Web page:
The flowerSections array is allocated and initialized in lines 6–7. The section names are added to the array so that their indexes can be referenced by section number. For example, Red Flowers is added first, so it is accessed by index (and section number!) 0, Blue Flowers is added second and will be accessed through index 1. When we want to get the label for a section, we can just reference it as [flowerSections objectAtIndex:section].

The flowerData structure is a bit more complicated. As with the flowerSections array, we want to be able to access information by section. We also want to be able to store multiple flowers per section and multiple pieces of data per flower. So how can we get this done?

First, let’s concentrate on the individual flower data within each section. Lines 3–4 define two NSMutableArrays: redFlowers and blueFlowers. These need to be populated with each flower. Lines 12–30 do just that; the code allocates and initializes an NSMutableDictionary with key/value pairs for the flower’s name (name), image file (picture), and Wikipedia reference (url) and inserts it into each of the two arrays.

Wait a second, doesn’t this leave us with two arrays when we wanted to consolidate all of the data into one? Yes, but we’re not done. Lines 32–33 create the final flowerData NSMutableArray using the redFlowers and blueFlowers arrays. What this means for our application is that we can reference the red flower array as [flowerData objectAtIndex:0] and [flowerData objectAtIndex:1] (corresponding, as we wanted, to the appropriate table sections).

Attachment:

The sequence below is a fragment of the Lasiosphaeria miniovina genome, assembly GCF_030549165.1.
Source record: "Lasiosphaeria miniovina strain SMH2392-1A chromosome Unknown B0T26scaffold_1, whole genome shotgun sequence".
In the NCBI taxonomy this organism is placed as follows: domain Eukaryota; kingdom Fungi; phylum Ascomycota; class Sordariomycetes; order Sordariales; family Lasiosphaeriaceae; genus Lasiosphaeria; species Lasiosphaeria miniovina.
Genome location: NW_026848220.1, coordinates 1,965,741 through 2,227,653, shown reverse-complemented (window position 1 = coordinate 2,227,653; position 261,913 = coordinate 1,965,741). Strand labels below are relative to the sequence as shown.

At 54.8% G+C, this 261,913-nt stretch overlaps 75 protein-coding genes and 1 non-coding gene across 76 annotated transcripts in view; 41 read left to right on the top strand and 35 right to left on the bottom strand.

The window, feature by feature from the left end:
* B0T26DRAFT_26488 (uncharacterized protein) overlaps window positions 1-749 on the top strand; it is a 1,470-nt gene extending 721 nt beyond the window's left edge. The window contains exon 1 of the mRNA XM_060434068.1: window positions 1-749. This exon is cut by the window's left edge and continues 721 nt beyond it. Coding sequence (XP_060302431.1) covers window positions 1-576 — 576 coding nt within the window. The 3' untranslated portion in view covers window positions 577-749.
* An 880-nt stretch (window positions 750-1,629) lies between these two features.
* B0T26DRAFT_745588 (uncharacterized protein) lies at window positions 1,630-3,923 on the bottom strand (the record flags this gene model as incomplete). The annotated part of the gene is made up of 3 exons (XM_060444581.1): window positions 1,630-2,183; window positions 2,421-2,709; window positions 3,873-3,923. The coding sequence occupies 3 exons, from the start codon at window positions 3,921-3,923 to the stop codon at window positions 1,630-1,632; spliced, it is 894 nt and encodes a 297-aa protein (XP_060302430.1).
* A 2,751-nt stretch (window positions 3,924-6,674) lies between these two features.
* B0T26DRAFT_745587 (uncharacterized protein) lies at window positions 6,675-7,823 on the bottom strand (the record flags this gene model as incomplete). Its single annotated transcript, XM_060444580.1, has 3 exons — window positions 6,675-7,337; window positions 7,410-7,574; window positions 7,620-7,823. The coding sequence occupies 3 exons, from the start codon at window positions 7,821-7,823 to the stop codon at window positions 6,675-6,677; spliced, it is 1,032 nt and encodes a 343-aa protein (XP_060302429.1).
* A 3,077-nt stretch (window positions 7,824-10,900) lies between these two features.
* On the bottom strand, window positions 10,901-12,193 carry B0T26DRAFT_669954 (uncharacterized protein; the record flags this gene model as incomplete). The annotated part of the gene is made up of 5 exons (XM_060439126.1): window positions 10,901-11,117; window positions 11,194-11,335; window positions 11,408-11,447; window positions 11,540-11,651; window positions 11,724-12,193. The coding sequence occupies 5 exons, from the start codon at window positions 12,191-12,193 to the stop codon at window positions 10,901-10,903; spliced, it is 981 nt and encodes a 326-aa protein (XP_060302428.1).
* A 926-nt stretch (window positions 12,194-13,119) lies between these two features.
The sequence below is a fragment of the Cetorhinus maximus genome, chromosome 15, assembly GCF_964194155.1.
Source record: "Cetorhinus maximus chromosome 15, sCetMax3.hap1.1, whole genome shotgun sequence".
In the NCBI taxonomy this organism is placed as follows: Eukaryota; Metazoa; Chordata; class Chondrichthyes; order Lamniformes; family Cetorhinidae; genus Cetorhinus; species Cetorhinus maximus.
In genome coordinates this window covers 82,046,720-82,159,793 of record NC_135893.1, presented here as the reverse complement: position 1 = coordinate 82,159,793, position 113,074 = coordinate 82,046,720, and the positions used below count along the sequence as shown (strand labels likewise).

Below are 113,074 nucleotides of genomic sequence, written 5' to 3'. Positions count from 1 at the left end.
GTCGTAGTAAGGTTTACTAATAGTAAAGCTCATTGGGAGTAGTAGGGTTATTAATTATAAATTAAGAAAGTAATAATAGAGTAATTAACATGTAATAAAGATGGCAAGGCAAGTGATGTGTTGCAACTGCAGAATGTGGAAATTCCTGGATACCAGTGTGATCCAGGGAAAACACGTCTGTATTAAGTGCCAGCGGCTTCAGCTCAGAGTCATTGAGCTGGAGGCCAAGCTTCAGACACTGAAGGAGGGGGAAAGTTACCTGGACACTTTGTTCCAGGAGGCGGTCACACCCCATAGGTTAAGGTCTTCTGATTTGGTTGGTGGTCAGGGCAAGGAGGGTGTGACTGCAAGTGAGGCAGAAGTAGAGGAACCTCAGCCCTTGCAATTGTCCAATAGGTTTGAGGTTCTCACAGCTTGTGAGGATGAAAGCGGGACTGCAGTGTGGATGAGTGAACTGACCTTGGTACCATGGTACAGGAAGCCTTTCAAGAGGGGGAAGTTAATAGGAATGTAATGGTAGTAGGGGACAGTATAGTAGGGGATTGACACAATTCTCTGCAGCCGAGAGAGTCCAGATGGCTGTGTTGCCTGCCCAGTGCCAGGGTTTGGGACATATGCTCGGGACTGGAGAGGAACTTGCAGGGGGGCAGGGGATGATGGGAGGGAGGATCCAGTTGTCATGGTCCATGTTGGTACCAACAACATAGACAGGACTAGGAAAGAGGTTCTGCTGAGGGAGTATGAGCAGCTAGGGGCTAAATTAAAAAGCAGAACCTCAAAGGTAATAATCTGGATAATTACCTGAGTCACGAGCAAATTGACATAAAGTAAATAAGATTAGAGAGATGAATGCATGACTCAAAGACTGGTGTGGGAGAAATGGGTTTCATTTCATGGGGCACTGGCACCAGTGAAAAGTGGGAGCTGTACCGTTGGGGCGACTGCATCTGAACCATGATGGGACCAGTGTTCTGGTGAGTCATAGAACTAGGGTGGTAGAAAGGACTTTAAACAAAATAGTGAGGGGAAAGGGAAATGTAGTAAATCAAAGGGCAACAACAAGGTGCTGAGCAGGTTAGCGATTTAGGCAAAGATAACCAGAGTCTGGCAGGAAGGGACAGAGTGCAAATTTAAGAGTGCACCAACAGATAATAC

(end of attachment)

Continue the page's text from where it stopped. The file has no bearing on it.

Finally, lines 35–36 release the temporary redFlowers and blueFlowers arrays. The end result will be a structure in memory that resembles Figure 3.

Figure 3. The data structure that will populate our table view.

Red Flowers

Straw Flowerstrawflower.png

Blue Flowers

Sea Hollyseaholly.png
Grape Hyacinthgrapehyacinth.png
Pin Cushion Flowerpincushionflower.png

Populating the Data Structures

The createFlowerData method is now ready for use. We can call it from within the RootViewController’s viewDidLoad method. Because an instance of the RootViewController class is calling one of its own methods, it is invoked as [self createFlowerData]:

- (void)viewDidLoad {
[self createFlowerData];
[super viewDidLoad];

Remember, we need to release the flowerData and flowerSections when we’re done with them. Be sure to add the appropriate releases to the dealloc method:

- (void)dealloc {
[flowerData release];
[flowerSections release];
[super dealloc];

Adding the Image Resources

As you probably noticed when entering the data structures, the application references images that will be placed alongside the flower names in the table. In the project files provided online, find the Flowers folder, select all the images, and drag them into your Xcode resources folder for the project. If you want to use your own graphics, size them at 100×75 pixels (and 200×150 for @2x iPhone 4 images), and make sure the names of the images stored with the picture NSMutableDictionary key match what you add to your project.

Creating the Detail View